A 12-year-old spayed female Jack Russell Terrier was presented with pollakiuria and stranguria.
Transitional cell carcinoma (TCC) of the urinary bladder trigone and urethra was diagnosed via CT, cystoscopic, and histologic examinations. Azotemia developed 2 weeks following diagnosis, secondary to bilateral ureteral obstruction.
TREATMENT AND OUTCOME
Percutaneous antegrade ureteral stenting was unsuccessful; therefore, a subcutaneous ureteral bypass (SUB) device with 2 nephrostomy and 1 cystostomy catheters was surgically placed. Two months following placement of the SUB device, the dog developed a firm, multilobulated cutaneous mass at the site of the subcutaneous access port of the SUB device. Results of cytologic examination of cells aspirated from the mass were consistent with TCC. Within 1 month of confirmation of TCC of the cutaneous mass, the mass was ulcerated and infected, and the dog was euthanized because of signs of pain and perceived poor quality of life.
Seeding of neoplastic cells is a known complication of needle aspiration or biopsy or surgery in people and dogs with carcinomas. The occurrence of TCC at the SUB port site suggested caution with the placement of a SUB device in dogs with obstructive TCC.
An 8-year-old 36.3-kg (79.9-lb) spayed female Rottweiler was evaluated because of anorexia and vomiting.
Extrahepatic biliary obstruction (EHBO) secondary to pancreatitis was suspected on the basis of results from serum biochemical analyses, CT, and cytologic examination.
TREATMENT AND OUTCOME
Only marginal improvement was observed after 24 hours of traditional medical management; therefore, novel continual biliary drainage was achieved with ultrasonographically and fluoroscopically guided placement of a percutaneous transhepatic cholecystostomy drainage (PCD) catheter. Within 24 hours after PCD catheter placement, the dog was eating regularly, had increased intestinal peristaltic sounds on abdominal auscultation, no longer required nasogastric tube feeding, and had decreased serum total bilirubin concentration (7.7 mg/dL, compared with 23.1 mg/dL preoperatively). Bile recycling was performed by administering the drained bile back to the patient through a nasogastric tube. The PCD remained in place for 5 weeks and was successfully removed after follow-up cholangiography confirmed bile duct patency.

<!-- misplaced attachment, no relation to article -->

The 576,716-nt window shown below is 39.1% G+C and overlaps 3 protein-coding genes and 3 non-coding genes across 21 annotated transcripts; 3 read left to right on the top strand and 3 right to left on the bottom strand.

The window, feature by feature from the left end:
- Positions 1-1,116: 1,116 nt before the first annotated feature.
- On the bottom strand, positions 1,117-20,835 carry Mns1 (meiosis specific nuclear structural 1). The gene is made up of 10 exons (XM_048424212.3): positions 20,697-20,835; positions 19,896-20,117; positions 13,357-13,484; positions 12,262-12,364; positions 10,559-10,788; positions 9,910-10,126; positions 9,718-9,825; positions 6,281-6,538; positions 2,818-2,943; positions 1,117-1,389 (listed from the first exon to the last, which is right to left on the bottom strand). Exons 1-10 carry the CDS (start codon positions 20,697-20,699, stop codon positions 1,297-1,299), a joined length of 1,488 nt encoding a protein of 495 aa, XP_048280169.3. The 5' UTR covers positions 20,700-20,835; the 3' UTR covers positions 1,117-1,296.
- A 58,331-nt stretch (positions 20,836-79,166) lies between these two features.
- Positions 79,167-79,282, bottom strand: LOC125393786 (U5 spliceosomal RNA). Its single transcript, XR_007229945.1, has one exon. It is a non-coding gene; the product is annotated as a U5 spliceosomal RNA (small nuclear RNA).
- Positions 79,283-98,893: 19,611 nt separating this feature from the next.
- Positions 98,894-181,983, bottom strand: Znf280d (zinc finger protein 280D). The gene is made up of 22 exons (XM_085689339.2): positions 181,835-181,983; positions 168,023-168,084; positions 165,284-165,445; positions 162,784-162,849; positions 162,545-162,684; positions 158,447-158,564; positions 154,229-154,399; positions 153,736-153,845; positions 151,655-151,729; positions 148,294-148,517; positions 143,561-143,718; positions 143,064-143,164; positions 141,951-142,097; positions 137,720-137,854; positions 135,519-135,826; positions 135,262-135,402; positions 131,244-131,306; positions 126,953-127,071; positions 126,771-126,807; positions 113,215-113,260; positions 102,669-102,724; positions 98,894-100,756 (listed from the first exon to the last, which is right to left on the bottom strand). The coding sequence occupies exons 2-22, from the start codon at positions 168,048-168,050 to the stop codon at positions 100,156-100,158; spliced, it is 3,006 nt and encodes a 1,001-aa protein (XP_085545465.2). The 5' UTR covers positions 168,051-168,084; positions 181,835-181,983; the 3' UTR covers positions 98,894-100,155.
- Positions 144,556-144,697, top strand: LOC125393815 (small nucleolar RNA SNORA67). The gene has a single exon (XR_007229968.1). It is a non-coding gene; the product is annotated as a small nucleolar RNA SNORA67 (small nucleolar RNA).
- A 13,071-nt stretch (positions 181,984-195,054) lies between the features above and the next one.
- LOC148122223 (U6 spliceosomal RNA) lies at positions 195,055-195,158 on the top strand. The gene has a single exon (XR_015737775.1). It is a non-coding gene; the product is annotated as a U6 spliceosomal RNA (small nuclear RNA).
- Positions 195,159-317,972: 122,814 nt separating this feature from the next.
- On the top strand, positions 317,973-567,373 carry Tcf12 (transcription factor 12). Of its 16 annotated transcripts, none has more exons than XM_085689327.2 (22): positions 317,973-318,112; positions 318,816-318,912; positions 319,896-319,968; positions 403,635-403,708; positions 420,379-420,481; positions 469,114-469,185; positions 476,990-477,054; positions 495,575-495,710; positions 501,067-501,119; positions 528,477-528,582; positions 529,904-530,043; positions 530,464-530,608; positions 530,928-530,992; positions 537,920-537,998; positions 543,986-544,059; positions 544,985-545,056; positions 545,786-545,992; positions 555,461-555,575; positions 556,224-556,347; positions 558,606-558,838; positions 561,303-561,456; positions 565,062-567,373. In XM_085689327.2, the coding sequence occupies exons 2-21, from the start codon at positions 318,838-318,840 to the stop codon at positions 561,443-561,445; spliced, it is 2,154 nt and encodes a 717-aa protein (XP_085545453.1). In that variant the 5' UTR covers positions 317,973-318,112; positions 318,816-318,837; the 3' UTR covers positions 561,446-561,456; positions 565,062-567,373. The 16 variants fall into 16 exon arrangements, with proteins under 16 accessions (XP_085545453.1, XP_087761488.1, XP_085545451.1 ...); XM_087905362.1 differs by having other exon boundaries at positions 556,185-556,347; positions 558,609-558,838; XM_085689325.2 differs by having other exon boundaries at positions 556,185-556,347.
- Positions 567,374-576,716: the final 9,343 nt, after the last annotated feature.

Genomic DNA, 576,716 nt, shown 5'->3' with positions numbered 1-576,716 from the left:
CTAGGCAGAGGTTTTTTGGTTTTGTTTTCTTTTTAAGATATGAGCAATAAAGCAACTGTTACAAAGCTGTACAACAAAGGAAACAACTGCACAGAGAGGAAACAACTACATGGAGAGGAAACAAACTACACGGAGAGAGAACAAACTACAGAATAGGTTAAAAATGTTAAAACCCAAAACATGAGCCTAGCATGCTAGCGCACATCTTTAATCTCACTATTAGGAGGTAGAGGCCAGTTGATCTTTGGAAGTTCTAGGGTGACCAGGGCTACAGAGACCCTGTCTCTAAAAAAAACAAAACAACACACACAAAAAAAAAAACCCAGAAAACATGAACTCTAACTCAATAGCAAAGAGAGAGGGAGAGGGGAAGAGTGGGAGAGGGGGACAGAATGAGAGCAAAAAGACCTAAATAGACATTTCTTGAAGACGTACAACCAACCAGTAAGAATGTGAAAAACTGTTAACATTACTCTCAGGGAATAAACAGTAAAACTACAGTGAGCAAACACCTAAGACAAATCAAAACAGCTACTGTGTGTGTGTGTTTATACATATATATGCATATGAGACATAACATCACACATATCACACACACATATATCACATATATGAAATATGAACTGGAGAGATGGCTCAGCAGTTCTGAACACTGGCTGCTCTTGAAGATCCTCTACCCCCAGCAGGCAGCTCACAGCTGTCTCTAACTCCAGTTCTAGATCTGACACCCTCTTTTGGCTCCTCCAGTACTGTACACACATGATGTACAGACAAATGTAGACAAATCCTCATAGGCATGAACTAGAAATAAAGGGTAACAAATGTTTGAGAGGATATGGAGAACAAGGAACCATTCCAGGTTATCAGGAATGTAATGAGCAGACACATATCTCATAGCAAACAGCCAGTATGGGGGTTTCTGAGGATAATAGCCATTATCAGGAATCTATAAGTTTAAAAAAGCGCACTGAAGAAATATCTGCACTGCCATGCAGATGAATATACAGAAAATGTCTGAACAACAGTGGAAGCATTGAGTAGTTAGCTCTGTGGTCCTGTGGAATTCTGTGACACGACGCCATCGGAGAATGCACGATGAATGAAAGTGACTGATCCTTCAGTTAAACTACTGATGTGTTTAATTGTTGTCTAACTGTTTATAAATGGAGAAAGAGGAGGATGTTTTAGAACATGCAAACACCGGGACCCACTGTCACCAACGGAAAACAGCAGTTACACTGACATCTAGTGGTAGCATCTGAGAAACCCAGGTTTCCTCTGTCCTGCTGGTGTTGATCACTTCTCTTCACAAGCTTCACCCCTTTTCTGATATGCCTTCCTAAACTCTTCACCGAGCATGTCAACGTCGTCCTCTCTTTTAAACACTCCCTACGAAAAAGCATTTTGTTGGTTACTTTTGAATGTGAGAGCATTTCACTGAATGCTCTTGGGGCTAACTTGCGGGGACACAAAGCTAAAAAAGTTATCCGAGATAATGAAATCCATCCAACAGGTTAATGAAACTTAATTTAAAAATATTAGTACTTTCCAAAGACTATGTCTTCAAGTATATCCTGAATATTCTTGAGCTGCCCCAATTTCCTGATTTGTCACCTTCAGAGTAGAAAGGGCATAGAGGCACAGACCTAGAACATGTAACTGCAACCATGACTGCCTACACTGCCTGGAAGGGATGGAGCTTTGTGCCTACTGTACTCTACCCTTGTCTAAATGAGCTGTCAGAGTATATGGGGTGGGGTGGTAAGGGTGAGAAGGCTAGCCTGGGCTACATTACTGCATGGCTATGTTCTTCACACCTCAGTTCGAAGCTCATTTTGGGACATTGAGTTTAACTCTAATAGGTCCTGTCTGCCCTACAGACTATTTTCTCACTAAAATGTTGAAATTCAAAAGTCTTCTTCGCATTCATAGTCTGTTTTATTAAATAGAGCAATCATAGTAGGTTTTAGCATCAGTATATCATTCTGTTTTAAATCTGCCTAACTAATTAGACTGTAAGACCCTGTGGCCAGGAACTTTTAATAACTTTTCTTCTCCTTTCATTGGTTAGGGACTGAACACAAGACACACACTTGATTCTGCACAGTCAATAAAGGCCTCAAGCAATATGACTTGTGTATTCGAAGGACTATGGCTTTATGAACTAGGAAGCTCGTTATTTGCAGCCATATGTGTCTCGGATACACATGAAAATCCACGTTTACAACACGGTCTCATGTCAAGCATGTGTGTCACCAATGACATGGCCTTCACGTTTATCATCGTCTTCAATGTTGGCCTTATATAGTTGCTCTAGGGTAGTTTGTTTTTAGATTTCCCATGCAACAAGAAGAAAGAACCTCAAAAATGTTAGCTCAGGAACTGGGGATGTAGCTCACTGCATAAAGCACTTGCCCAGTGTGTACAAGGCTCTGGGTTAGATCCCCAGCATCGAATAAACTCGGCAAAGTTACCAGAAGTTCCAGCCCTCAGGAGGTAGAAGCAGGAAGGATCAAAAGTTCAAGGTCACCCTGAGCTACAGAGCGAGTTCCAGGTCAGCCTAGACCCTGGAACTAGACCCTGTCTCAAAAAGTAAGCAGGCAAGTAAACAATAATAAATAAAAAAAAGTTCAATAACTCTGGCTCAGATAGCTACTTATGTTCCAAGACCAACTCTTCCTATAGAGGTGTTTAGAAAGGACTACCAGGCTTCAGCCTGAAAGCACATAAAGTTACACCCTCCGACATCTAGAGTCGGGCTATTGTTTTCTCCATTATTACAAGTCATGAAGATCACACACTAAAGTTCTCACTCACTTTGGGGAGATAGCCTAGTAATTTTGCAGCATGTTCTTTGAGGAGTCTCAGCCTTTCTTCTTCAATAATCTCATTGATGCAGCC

Transhepatic PCD catheter placement provided fast resolution of EHBO secondary to pancreatitis in the dog of the present report. We believe that this minimally invasive, interventional procedure has the potential to decrease morbidity and death in select patients, compared with traditional surgical options, and that additional research is warranted regarding clinical use, safety, and long-term results of this procedure in veterinary patients, particularly those that have transient causes of EHBO, are too unstable to undergo more invasive biliary diversion techniques, or have biliary diseases that could benefit from palliation alone.